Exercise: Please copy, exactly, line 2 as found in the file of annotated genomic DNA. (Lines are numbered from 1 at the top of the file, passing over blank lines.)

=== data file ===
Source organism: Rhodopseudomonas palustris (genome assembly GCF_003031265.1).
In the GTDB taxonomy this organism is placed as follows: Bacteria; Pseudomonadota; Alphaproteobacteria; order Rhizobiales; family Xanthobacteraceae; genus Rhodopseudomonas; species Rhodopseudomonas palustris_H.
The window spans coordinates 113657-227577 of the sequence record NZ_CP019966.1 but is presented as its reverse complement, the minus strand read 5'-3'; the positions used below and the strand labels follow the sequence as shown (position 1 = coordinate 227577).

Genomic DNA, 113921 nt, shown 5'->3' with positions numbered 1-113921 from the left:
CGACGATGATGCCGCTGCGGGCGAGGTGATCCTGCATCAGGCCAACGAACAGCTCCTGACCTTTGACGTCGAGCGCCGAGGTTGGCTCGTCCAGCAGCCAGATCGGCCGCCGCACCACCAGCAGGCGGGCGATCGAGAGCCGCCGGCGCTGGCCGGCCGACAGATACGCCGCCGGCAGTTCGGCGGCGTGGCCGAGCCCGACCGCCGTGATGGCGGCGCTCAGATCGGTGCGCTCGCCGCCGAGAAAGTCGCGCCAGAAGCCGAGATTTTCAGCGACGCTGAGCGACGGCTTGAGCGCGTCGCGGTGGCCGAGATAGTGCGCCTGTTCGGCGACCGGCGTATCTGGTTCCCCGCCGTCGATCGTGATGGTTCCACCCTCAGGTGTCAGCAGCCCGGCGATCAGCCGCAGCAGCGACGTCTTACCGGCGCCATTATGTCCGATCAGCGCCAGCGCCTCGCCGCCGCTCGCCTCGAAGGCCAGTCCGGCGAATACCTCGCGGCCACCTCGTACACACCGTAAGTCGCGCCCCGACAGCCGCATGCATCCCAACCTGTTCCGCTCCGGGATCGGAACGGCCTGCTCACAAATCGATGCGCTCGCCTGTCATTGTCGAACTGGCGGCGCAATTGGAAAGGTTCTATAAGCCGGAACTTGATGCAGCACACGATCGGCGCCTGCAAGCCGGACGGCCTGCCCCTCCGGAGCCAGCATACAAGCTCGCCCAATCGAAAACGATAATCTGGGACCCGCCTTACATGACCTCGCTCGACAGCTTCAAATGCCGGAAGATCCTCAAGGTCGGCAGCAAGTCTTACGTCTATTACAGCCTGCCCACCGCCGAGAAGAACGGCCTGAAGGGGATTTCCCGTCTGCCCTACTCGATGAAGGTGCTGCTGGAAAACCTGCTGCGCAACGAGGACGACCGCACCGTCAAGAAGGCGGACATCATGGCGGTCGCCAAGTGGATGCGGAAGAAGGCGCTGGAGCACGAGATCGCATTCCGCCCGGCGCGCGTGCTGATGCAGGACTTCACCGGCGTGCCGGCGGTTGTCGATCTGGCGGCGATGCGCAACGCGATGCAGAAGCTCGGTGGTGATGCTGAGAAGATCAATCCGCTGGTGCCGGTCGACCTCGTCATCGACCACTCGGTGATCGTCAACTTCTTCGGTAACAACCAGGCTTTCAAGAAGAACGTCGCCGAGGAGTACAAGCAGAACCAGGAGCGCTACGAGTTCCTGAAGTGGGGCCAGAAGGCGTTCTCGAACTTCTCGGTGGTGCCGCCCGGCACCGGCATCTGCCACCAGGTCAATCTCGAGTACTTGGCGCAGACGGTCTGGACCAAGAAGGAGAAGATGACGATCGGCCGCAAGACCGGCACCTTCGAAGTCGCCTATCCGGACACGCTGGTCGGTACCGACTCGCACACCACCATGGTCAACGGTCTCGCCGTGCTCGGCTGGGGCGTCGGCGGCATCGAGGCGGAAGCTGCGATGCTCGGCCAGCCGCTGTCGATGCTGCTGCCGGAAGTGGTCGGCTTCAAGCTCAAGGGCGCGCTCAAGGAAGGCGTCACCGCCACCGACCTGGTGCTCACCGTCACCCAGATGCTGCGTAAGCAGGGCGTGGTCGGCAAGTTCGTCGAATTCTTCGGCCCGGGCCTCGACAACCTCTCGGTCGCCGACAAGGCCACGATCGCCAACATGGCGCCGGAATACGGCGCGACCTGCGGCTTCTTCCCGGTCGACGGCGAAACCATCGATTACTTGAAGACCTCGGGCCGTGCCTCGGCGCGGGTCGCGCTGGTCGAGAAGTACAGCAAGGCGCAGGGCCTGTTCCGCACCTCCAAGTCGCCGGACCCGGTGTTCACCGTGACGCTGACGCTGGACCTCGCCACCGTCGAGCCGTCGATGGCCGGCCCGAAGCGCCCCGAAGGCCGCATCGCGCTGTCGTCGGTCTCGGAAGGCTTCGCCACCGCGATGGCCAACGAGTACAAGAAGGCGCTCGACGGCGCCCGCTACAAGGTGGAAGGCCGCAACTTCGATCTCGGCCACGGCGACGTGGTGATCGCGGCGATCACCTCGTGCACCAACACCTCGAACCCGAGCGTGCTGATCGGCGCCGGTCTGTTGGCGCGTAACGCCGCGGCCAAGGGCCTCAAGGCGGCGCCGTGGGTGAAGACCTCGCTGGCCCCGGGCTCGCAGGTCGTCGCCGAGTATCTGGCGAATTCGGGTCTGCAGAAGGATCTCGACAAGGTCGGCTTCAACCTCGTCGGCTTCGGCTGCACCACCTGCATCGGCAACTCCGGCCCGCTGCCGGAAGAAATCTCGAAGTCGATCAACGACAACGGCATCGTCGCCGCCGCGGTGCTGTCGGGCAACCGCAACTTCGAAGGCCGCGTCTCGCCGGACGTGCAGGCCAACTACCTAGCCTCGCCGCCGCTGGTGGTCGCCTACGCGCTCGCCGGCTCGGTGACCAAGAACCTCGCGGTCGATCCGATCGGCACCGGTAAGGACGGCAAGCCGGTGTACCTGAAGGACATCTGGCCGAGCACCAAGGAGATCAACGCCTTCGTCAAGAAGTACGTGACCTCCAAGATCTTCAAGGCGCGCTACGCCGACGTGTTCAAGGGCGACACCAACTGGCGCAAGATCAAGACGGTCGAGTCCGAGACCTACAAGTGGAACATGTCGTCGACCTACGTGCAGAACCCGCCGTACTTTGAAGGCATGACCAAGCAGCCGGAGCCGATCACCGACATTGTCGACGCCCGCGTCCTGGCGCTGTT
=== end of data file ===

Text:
In the GTDB taxonomy this organism is placed as follows: Bacteria; Pseudomonadota; Alphaproteobacteria; order Rhizobiales; family Xanthobacteraceae; genus Rhodopseudomonas; species Rhodopseudomonas palustris_H.